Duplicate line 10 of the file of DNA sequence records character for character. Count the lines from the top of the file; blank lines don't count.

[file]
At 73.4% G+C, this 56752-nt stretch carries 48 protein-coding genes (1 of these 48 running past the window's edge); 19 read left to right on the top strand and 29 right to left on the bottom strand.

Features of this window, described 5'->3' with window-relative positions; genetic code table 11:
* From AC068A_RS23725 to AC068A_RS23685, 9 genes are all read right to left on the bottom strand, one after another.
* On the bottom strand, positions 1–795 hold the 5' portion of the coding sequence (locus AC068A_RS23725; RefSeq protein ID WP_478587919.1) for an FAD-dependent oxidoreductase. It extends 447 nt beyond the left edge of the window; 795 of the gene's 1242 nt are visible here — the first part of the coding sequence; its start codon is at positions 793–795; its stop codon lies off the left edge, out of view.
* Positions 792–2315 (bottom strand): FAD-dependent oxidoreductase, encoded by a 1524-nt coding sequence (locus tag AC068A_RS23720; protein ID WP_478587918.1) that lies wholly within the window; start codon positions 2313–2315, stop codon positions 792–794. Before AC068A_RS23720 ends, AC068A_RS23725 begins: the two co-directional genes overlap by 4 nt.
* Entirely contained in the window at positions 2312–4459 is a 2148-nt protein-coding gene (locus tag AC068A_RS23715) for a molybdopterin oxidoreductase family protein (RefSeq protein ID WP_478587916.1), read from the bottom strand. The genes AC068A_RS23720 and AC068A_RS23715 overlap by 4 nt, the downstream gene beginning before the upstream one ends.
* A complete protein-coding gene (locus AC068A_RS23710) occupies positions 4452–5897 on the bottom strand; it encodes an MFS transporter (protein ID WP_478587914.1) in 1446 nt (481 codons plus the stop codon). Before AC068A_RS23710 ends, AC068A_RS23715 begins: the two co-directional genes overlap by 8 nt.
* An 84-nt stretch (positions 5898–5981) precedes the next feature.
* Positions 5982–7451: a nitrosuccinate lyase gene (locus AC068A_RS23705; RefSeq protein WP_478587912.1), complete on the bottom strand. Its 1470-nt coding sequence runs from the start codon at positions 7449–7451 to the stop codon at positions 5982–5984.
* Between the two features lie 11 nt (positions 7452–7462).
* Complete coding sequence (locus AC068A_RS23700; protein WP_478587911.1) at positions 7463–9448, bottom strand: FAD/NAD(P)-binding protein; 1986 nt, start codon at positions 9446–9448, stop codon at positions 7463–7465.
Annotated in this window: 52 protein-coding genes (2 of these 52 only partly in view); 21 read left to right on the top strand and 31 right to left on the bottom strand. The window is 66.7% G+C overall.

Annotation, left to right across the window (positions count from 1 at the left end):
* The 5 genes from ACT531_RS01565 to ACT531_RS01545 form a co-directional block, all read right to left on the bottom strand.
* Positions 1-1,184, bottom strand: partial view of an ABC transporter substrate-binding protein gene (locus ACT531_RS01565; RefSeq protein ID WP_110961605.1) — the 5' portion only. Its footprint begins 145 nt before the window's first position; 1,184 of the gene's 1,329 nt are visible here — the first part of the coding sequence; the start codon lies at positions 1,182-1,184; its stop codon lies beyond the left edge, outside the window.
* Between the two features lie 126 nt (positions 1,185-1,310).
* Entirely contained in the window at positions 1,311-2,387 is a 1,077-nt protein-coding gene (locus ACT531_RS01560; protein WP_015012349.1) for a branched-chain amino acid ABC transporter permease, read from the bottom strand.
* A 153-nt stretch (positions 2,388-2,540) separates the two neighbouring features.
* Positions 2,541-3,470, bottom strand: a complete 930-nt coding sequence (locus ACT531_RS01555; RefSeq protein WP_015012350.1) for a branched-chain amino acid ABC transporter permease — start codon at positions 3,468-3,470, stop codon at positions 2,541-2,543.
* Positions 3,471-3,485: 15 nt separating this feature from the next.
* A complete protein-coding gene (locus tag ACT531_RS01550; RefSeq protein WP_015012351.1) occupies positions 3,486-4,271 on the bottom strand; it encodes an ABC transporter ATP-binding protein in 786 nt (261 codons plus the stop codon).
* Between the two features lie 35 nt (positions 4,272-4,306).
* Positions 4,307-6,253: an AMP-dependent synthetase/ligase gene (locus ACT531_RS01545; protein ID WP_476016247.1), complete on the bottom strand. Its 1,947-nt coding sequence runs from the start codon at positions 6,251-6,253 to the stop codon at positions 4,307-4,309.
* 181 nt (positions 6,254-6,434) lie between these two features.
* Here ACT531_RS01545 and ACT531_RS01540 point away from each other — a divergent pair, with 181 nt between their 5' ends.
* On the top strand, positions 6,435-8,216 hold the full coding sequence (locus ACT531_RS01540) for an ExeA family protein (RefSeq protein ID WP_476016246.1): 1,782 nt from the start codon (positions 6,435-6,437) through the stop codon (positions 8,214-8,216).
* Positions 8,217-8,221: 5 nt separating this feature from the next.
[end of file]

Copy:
* Between the two features lie 11 nt (positions 7452–7462).